Andrew Appel color photo cropped
Andrew Appel

By Andrew Appel

“The problems of the world will not be solved at the same level of thinking that created them.” ~Albert Einstein

Of all of Einstein’s famous quotes, this is one of my favorites.  Coming from arguably one of the smartest people in the world, I think it takes great courage to admit that there are certain limitations to thinking, logic and all the other gifts our minds have to offer.

Personally, I find it very hard to reconcile the continued sufferings of the world with the ongoing material improvements and achievements of the last few centuries that have come from intellect and creativity of mankind.  Despite these achievements, the problems we face today seem in many ways more difficult and challenging than they did even a decade ago.  Thanks to the power of the Internet, there isn’t anything that any of us can’t find or acquire within the click of an instant, and yet I don’t know too many people who would honestly say that any of this has made us any happier or more fulfilled—perhaps even less so.

If it is in fact true that the problems of the world can’t be solved at the level of thinking that created them, then where are we to turn?  As I’ve gotten older, I’ve come to realize that there are two voices operating inside of me, often giving me very different messages.  The first is certainly that of my mind, which is ever, if perhaps even too present, and it continues to help me navigate my way through this challenging world.  But the second is a bit of a quieter voice, also ever present, and patiently waiting for me to hear, should I find the time to listen beyond the loud and incessant chattering of my mind.

For me, this voice seems to localize somewhere between my solar plexus and my stomach, or more simply stated, between my heart and my gut.  I believe this to be the voice of my intuition.  At first, our intuitive voice often isn’t so easy to hear.  We weren’t taught in school how to hear it, or for that matter, even to listen to it at all.  But I do believe that this is perhaps where the problems created by the mind might be solved.  Our intuition often scares our mind, as its messages can be non-linear and illogical.  But my sense is that it very well may be the compass that can bring us back into alignment with a deeper intelligence and knowing that is much greater than that of our ego based limited minds.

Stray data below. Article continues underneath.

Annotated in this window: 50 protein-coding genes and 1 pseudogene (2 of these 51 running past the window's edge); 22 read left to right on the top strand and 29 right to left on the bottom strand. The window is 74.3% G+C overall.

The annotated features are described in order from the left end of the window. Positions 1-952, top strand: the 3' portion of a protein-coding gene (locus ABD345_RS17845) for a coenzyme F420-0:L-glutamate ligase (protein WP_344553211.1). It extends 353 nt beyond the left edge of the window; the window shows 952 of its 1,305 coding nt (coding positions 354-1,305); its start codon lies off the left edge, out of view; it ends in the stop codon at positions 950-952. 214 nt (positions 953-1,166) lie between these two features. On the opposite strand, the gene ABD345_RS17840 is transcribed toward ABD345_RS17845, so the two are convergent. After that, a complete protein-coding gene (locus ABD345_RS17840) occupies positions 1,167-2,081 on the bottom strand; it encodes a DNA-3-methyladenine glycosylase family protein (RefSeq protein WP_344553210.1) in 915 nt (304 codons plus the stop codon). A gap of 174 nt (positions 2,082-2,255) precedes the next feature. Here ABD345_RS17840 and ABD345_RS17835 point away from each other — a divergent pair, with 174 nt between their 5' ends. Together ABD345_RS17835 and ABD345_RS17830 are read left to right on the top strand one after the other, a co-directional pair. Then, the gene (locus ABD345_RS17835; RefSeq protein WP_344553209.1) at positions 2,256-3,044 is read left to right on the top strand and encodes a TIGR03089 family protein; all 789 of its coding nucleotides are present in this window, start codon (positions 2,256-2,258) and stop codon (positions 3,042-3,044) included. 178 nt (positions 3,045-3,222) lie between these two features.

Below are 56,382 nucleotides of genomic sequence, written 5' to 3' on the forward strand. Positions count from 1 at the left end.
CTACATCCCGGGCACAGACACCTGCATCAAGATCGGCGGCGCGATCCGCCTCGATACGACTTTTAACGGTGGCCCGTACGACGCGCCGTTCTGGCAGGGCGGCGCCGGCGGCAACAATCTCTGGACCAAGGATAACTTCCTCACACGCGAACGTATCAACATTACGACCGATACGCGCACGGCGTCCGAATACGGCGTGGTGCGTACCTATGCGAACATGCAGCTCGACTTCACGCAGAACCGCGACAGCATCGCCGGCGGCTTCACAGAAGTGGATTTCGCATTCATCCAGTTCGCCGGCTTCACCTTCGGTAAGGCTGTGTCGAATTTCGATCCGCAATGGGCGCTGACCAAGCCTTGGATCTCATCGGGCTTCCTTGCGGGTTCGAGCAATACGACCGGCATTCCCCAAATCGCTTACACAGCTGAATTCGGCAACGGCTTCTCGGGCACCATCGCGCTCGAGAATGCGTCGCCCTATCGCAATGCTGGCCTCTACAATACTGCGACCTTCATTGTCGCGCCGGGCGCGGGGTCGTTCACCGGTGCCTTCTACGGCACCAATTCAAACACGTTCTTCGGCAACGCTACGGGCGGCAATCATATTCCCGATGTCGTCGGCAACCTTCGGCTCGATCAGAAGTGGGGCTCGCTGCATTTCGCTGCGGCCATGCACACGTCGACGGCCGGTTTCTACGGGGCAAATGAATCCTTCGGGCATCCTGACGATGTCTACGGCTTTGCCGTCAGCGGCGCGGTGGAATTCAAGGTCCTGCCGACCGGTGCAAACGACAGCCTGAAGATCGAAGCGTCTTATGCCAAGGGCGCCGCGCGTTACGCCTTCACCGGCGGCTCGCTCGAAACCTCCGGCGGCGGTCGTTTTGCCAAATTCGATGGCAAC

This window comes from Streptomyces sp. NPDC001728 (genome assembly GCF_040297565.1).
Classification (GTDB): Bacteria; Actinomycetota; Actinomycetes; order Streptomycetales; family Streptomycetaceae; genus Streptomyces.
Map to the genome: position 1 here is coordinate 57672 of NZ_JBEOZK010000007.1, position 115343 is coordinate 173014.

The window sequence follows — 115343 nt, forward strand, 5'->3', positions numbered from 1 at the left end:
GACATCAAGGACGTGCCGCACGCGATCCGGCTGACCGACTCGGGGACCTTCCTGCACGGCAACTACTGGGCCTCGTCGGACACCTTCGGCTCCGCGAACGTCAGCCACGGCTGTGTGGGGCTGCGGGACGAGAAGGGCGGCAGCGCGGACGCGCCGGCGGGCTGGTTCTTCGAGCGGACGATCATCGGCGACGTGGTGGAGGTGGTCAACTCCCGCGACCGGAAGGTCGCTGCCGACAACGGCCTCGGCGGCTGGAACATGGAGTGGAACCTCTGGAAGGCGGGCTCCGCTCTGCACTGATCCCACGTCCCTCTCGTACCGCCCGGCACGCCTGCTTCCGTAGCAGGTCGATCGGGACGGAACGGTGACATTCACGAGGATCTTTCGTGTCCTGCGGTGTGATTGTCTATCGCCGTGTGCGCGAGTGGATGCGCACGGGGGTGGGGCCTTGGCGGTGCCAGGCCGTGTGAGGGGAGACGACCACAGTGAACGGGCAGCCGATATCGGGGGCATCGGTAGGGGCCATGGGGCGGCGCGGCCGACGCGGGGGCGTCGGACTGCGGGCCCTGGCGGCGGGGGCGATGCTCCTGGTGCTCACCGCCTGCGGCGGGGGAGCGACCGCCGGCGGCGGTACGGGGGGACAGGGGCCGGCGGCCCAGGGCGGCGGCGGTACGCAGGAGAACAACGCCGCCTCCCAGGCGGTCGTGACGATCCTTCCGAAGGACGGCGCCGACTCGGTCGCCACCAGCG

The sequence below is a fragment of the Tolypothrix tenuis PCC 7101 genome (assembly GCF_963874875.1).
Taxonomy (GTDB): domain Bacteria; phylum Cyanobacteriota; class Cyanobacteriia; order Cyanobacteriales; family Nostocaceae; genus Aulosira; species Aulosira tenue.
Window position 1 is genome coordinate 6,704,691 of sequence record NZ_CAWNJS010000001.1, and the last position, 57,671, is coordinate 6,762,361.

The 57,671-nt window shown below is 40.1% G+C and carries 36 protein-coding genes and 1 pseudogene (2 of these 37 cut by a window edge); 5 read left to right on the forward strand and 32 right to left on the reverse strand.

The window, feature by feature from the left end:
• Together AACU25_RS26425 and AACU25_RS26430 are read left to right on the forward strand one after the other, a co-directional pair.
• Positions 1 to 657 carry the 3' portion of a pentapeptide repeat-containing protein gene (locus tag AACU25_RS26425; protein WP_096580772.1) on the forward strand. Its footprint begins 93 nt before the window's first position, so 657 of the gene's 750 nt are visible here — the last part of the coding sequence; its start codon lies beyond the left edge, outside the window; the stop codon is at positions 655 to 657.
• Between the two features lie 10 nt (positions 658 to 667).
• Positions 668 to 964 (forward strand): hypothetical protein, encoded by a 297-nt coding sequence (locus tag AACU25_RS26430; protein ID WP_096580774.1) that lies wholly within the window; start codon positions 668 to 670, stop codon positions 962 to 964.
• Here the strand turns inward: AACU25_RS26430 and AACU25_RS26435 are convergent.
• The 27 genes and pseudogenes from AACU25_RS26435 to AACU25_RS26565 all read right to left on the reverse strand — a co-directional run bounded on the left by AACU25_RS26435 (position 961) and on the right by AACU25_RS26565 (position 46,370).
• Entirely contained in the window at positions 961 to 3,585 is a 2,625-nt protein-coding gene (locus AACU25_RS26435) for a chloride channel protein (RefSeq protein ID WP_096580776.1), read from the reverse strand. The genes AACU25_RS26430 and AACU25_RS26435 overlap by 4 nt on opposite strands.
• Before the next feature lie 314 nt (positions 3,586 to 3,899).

How to Access Our Intuition

There is a very simple yet powerful exercise we teach at our consulting firm to help people better access their intuition.  Let’s say you are torn between two options, say A and B, and truly don’t know what to do.  Option A has its pros and cons, but so does option B, making it hard to know how to proceed.  Perhaps you’ve been going back and forth for some time now between the two, seemingly caught in no man’s land.

What we would recommend is this.  Take a few moments to calm yourself down—and quiet your mind as much as possible.  Then either ask yourself, or have a friend ask you, in the most simple and direct way possible—is it option A or option B?   You will need to be as aware and honest with yourself as you possibly can—in order to hear the answer that comes first—usually in a millisecond—if not sooner.  The intuition usually knows instantly.  Our challenge is to be quiet, centered and aware enough to hear it.

Usually, after this millisecond, most intuitive answers are followed by a “but…” containing all sorts of reasons why you shouldn’t listen to your gut instinct.   Our advice: don’t listen to anything that follows the “but…” This is just your mind trying to talk you out of what you intuitively know to be true.

Sometimes answers are not easy to come by, and if this is the case, take your dilemma into your meditations, and keep asking yourself questions until the right direction becomes clear.  If unsure, try to wait until you are.  There is no rush.  Our minds tend to often move much faster than our intuitions are wanting or willing to go, and so learning to slow down can often be an essential part of the process.   As overrated as thinking can be sometimes, perhaps silence and stillness are too often underrated.

Listening to our intuition often takes a great deal of courage and faith, as it can involve a dramatic departure from the messages and thinking mechanisms we’ve been taught to use since the earliest of ages.  But my sense is that in time and with practice, learning to access and follow our intuitions may in fact be where we find many, if not most of the solutions to so many of the personal and collective problems we face.

Andrew Appel is the Creative Director for Beyond Success, a coaching and consulting firm that blends holistic and socially responsible ideas with the world of business and wealth management.  For more information, please visit